Source: Lake Geneva Regional News

After veto, council approves pay raise

by Chris Schultz

August 29, 2013

Mayor Jim Connors’ veto of pay raises for the Lake Geneva mayor and city council members will stand.
But the council was quick to approve another pay package, designed to ease the mayor’s concerns.
The Lake Geneva City Council voted 5-3 on Monday to overturn the mayor’s veto. Six votes were needed to overturn.
Voting to uphold the mayor’s veto were aldermen Jeff Wall, Dennis Lyon and Gary Hougen.
Voting to overturn were council members Sarah Hill, Sturg Taggart, Ellyn Kehoe, Alan Kupsik and Bill Mott.
But the mayor’s successful veto didn’t end debate about a raise for the council members and the mayor.
And a new set of raises were approved by the council on a 7-1 vote, with only Wall opposed.
What the mayor will do is still pending.
At its Aug. 12 meeting, the council members voted 5-2 with one alderman absent, to increase the annual salaries for council members from $3,500 to $4,000 and the mayor from $6,000 to $7,500.
On Aug. 14, Connors issued his first-ever veto message.
Connors did not come out against raises for the council and mayor.
His message was that the raises were disproportionate and unfairly weighted toward the mayor.
The council members would have received a 14.3 percent raise, while the mayor received a 25 percent boost.
As the council members again discussed the proper level of city council and mayoral compensation, Kupsik successfully proposed that the raises be 14.3 percent across the board.
Council members’ pay will go to $4,000 a year, and the mayor’s compensation will be $6,858.
By law, the raise approved by the council will not begin until the next round of municipal elections.
Lake Geneva has four aldermanic districts with two council members each. Council members serve staggered two-year terms.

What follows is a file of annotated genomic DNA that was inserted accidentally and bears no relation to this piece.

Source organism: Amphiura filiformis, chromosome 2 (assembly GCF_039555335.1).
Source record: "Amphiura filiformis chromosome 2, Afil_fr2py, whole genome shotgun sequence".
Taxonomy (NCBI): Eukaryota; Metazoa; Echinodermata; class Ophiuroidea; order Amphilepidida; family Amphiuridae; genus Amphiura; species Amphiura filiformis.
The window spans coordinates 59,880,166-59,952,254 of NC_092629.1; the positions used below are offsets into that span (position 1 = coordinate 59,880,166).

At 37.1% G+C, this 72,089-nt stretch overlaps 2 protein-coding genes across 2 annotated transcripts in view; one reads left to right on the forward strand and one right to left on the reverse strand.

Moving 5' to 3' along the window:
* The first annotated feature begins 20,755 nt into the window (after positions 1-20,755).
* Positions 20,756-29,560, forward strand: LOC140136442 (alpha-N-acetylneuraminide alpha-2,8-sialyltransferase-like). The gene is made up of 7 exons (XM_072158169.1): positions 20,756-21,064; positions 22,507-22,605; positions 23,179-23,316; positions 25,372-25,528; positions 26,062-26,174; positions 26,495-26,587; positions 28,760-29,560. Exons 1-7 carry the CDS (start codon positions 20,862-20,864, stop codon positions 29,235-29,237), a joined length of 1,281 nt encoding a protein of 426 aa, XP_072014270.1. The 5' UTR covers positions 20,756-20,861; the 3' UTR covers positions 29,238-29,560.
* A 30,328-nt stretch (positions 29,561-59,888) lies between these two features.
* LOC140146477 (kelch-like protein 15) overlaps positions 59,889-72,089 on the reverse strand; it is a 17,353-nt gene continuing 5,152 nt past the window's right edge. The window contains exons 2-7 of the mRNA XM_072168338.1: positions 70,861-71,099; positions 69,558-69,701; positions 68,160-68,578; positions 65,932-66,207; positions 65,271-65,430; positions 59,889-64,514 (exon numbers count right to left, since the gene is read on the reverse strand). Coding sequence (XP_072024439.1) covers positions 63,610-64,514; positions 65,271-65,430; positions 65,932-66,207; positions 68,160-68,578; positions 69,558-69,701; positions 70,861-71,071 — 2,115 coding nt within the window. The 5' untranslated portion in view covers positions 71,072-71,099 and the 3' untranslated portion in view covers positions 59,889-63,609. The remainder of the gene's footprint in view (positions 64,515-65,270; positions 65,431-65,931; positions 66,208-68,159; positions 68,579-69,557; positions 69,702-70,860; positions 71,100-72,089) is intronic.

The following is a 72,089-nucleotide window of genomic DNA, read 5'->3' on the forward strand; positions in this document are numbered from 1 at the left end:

The mayor’s seat is also up for election in 2014.
Those elected in the 2014 election would be the first to get the raises, followed by council members elected in 2015.
The issue of council and mayoral compensation came up because neither of the elected positions has seen a pay raise since 2008.
During the Aug. 5 committee of the whole meeting, City Clerk Mike Hawes presented a pay study of city council and village boards, mayors and village presidents in Wisconsin municipalities with populations between 5,000 and 15,000.



He found that the median pay for mayors and village presidents was $7,200 and $3,600 for council members and trustees.
Hill said she didn’t relish hashing out the reasons for increasing council and mayor compensation again.
But she pointed out that those who sit around the council table bring a great deal of experience to city policy making.
“Some of us at this table have skill sets that are providing $80,000 to $100,000 in services to the city,” Hill said.
And the amount of compensation is small, she said.
“We’re talking about real money here, but we’re not talking about real compensation,” Hill said. “You do more than $7,500 worth of work,” she said to Connors.
Lyon argued that going five years without considering the level of compensation for council members and the mayor is unacceptable. He said the city needs a systematic method of reviewing pay for the mayor and council and determining reasonable raises in a reasonable amount of time.
Wall argued that the state median for council and village board pay stands at $3,600, which puts the raises approved by the council out of line with the state.
He said the council gave staff a 3 percent raise and a 2 percent stipend. “I don’t think we need to go beyond 5 percent,” Wall said.
Mott said that when he ran for alderman, he didn’t realize council members were paid.
However, he said that if the raises approved for the council and mayor were averaged out over the past five years, they would come to less than 5 percent per year.
Taggart said the raises would have a small impact on the city budget, and they seemed in line considering it was the council that set the pay for other city employees.
Connors said he doesn’t see the council and mayor’s pay as a “salary.” Rather, said Connors, it is a stipend paid to defray the costs of travel and working as an elected city official.